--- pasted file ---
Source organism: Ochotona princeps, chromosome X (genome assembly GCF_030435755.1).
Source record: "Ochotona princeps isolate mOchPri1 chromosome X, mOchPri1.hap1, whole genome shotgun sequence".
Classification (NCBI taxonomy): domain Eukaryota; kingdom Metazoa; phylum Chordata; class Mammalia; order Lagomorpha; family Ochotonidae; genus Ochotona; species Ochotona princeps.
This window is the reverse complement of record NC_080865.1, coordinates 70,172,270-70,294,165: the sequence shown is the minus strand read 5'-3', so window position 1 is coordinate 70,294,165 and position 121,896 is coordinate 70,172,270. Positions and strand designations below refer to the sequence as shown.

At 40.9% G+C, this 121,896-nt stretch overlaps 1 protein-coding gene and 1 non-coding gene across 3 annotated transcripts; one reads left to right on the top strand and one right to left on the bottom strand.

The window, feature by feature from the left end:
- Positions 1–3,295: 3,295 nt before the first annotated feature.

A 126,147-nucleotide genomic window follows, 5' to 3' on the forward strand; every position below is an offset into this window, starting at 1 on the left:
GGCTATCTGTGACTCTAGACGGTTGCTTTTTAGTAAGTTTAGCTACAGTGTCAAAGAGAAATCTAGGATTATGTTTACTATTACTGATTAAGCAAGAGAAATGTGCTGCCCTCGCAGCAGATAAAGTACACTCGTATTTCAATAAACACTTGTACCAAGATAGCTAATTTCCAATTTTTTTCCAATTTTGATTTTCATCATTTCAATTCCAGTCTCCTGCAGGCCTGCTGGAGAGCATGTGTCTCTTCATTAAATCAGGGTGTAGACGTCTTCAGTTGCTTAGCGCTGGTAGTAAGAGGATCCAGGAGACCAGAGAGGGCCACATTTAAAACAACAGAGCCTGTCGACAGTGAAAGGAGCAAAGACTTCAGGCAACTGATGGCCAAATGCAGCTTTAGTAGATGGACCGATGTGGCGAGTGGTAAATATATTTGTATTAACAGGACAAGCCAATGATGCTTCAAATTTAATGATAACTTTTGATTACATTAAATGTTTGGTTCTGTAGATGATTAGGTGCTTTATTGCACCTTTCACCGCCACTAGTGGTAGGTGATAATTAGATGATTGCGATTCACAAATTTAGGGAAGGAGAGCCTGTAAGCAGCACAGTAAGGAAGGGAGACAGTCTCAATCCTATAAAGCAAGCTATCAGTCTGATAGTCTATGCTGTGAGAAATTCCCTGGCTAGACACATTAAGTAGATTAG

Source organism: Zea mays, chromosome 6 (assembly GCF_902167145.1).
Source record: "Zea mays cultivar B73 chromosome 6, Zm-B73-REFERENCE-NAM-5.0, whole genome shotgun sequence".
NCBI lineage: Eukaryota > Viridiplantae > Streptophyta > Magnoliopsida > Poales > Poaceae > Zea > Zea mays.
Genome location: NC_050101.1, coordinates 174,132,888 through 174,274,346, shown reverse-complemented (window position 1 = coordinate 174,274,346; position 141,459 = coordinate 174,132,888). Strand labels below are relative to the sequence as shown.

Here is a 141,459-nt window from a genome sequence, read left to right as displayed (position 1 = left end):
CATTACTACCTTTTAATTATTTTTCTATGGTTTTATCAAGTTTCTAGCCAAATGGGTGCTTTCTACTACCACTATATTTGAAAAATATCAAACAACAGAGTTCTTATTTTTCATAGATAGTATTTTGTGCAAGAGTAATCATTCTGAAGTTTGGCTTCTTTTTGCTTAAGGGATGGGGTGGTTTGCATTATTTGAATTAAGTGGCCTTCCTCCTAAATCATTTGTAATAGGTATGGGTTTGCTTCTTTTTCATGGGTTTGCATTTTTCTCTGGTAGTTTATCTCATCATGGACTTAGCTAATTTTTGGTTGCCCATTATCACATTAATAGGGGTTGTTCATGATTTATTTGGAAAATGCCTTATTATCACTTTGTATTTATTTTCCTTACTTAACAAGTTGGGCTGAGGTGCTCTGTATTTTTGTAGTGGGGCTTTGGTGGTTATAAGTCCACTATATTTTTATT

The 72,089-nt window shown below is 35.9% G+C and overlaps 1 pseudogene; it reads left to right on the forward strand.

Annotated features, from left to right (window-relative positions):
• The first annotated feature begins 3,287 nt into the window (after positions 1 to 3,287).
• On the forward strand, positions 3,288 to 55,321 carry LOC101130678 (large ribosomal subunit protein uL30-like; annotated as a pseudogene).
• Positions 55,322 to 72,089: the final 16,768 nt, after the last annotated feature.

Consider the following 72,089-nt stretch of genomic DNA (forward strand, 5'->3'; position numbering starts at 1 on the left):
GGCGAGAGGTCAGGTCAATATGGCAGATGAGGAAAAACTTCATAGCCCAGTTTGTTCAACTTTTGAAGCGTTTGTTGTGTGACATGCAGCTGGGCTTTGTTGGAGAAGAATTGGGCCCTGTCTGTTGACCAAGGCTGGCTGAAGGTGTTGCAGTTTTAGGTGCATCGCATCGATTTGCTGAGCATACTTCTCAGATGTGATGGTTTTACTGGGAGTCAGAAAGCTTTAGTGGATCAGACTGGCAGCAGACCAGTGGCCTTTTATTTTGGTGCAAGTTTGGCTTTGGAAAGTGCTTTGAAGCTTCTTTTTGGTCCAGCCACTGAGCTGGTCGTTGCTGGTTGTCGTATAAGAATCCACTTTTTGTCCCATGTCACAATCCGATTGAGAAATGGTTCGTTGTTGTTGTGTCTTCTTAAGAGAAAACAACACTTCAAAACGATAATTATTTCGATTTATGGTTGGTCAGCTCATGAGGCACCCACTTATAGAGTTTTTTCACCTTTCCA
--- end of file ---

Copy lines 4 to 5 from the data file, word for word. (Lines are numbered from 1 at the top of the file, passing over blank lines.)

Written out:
This window is the reverse complement of record NC_080865.1, coordinates 70,172,270-70,294,165: the sequence shown is the minus strand read 5'-3', so window position 1 is coordinate 70,294,165 and position 121,896 is coordinate 70,172,270. Positions and strand designations below refer to the sequence as shown.

At 40.9% G+C, this 121,896-nt stretch overlaps 1 protein-coding gene and 1 non-coding gene across 3 annotated transcripts; one reads left to right on the top strand and one right to left on the bottom strand.